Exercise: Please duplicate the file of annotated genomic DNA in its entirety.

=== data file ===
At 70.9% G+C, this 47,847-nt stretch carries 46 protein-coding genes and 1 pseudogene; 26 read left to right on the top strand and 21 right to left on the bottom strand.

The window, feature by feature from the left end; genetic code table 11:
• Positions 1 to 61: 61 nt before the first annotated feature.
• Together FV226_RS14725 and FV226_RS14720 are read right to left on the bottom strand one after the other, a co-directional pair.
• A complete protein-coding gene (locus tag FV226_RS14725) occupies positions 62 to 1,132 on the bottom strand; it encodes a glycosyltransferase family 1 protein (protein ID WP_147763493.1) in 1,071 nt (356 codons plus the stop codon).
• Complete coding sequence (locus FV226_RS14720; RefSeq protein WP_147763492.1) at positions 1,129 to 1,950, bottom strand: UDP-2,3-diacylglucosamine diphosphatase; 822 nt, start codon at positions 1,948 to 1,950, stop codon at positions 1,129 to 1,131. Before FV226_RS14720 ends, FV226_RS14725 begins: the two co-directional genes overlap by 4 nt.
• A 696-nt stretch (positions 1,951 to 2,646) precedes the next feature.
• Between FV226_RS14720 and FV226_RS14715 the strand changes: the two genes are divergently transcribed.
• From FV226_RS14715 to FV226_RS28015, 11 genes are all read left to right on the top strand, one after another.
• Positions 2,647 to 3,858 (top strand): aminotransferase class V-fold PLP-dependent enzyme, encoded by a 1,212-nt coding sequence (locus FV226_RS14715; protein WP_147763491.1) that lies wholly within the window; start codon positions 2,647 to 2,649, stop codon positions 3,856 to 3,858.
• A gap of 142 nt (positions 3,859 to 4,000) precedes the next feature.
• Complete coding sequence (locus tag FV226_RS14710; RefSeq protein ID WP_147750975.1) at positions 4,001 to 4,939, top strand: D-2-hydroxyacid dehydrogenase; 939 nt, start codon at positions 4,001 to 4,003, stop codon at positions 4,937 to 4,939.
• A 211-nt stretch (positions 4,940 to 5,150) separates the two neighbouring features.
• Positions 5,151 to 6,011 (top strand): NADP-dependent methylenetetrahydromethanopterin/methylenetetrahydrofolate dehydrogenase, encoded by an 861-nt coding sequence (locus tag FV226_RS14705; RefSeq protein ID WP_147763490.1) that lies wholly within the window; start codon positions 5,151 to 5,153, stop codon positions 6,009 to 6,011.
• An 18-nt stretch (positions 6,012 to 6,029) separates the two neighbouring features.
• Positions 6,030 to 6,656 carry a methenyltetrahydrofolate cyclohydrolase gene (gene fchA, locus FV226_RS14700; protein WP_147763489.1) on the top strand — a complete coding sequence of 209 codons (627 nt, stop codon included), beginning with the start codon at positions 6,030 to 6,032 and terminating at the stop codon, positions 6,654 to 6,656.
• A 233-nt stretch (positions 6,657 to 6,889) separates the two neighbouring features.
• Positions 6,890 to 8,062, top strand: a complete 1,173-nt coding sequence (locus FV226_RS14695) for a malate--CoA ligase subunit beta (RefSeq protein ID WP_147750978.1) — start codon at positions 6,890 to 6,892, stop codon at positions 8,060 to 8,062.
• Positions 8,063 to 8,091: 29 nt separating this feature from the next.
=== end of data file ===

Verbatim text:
At 70.9% G+C, this 47,847-nt stretch carries 46 protein-coding genes and 1 pseudogene; 26 read left to right on the top strand and 21 right to left on the bottom strand.

The window, feature by feature from the left end; genetic code table 11:
• Positions 1 to 61: 61 nt before the first annotated feature.
• Together FV226_RS14725 and FV226_RS14720 are read right to left on the bottom strand one after the other, a co-directional pair.
• A complete protein-coding gene (locus tag FV226_RS14725) occupies positions 62 to 1,132 on the bottom strand; it encodes a glycosyltransferase family 1 protein (protein ID WP_147763493.1) in 1,071 nt (356 codons plus the stop codon).
• Complete coding sequence (locus FV226_RS14720; RefSeq protein WP_147763492.1) at positions 1,129 to 1,950, bottom strand: UDP-2,3-diacylglucosamine diphosphatase; 822 nt, start codon at positions 1,948 to 1,950, stop codon at positions 1,129 to 1,131. Before FV226_RS14720 ends, FV226_RS14725 begins: the two co-directional genes overlap by 4 nt.
• A 696-nt stretch (positions 1,951 to 2,646) precedes the next feature.
• Between FV226_RS14720 and FV226_RS14715 the strand changes: the two genes are divergently transcribed.
• From FV226_RS14715 to FV226_RS28015, 11 genes are all read left to right on the top strand, one after another.
• Positions 2,647 to 3,858 (top strand): aminotransferase class V-fold PLP-dependent enzyme, encoded by a 1,212-nt coding sequence (locus FV226_RS14715; protein WP_147763491.1) that lies wholly within the window; start codon positions 2,647 to 2,649, stop codon positions 3,856 to 3,858.
• A gap of 142 nt (positions 3,859 to 4,000) precedes the next feature.
• Complete coding sequence (locus tag FV226_RS14710; RefSeq protein ID WP_147750975.1) at positions 4,001 to 4,939, top strand: D-2-hydroxyacid dehydrogenase; 939 nt, start codon at positions 4,001 to 4,003, stop codon at positions 4,937 to 4,939.
• A 211-nt stretch (positions 4,940 to 5,150) separates the two neighbouring features.
• Positions 5,151 to 6,011 (top strand): NADP-dependent methylenetetrahydromethanopterin/methylenetetrahydrofolate dehydrogenase, encoded by an 861-nt coding sequence (locus tag FV226_RS14705; RefSeq protein ID WP_147763490.1) that lies wholly within the window; start codon positions 5,151 to 5,153, stop codon positions 6,009 to 6,011.
• An 18-nt stretch (positions 6,012 to 6,029) separates the two neighbouring features.
• Positions 6,030 to 6,656 carry a methenyltetrahydrofolate cyclohydrolase gene (gene fchA, locus FV226_RS14700; protein WP_147763489.1) on the top strand — a complete coding sequence of 209 codons (627 nt, stop codon included), beginning with the start codon at positions 6,030 to 6,032 and terminating at the stop codon, positions 6,654 to 6,656.
• A 233-nt stretch (positions 6,657 to 6,889) separates the two neighbouring features.
• Positions 6,890 to 8,062, top strand: a complete 1,173-nt coding sequence (locus FV226_RS14695) for a malate--CoA ligase subunit beta (RefSeq protein ID WP_147750978.1) — start codon at positions 6,890 to 6,892, stop codon at positions 8,060 to 8,062.
• Positions 8,063 to 8,091: 29 nt separating this feature from the next.